The Constitutional Court reversed the decision on appeal by both parties. It ruled that the Madrid High Court’s decision was contrary to the constitutional canon of reasonableness of judicial decisions because the parties have a constitutional right to terminate proceedings before a decision is handed down by a judicial authority. With respect to public policy, the Constitutional Court concluded that “[p]recisely because the concept of public policy is not that clear, the risk that it be converted into a mere pretext for a judicial body to reexamine the questions debated in the arbitral proceeding is multiplied, thereby stripping the arbitral panel of its task and in the end infringing the will of the parties.” The arbitration community welcomed this decision.

Constitutional Court Ruling of 15 February 2021: Towards a higher standard for review of arbitral awards challenged on public policy grounds

This recent Court decision stems from a dispute relating to the €600 million estate of Marquis de Paul, a member of Málaga’s prominent Larios Family. A dispute opposed widow Bárbara Kalachnikoff and their two daughters to Carlos Gutierrez-Maturana-Larios Altuna, a son of a previous marriage, and it related to Altuna’s opposition to the dissolution and the distribution of the assets of holding company Mazacruz, which owned the properties and possessions of the late Marquis de Paul.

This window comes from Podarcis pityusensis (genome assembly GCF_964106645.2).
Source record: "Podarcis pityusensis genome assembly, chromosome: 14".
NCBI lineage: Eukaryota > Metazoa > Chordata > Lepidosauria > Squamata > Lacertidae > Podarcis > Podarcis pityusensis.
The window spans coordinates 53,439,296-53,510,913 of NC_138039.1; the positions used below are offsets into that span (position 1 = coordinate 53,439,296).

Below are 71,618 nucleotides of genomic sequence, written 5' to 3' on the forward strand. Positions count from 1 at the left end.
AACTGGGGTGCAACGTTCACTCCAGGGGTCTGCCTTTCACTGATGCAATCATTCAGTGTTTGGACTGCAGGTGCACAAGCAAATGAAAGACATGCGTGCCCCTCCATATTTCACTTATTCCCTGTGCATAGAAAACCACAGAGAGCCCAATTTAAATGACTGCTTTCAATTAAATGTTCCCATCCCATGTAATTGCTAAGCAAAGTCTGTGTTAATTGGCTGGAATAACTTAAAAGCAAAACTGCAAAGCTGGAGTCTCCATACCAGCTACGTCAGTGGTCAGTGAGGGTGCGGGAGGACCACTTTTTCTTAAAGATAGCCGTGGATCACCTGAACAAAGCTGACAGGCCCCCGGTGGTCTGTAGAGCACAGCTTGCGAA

A sole arbitrator ruling on equity found that Altuna had abused his dominant position in opposing the dissolution and ordered that the company be liquidated, and the proceeds distributed in accordance with each partner’s shareholding, regardless of voting rights. Altuna challenged the arbitral award before the Madrid High Court. After stating that the arbitrator in equity was entitled to order the dissolution the Court nonetheless annulled it for violating of public policy, finding that the arbitrator’s reasoning and assessment of evidence had been insufficient.

The Kalachnikoffs brought the matter to the Constitutional Court, which found that the High Court’s decision violated the right to effective judicial protection by reopening the merits of the dispute: “the possible judicial control of the award and its acceptance of public policy cannot lead to the consequence that the judicial body replaces the arbitral tribunal in its duty to apply the law”. The Constitutional Court clarified that, when ruling on public policy challenges, courts may not carry out a review of the merits of the case and that the duty to issue a reasoned award is only breached when the award is “arbitrary, illogical, absurd or irrational”. In other words, the arbitrator’s assessment of the evidence should only be ruled upon when it is arbitrary, illogical, absurd or irrational.

Impact of the Constitutional Court’s Rulings

Spain historically has been an arbitration-friendly jurisdiction with a favorable legal framework and a judicial system supportive of arbitration. The Constitutional Court’s recent rulings confirm this and put an end to an expansive interpretation of public policy by the Madrid High Court and confirmed that set-aside proceedings in Spain are not to be assimilated with a second instance on the merits. Spain remains a reliable and relevant venue for national and international arbitrations.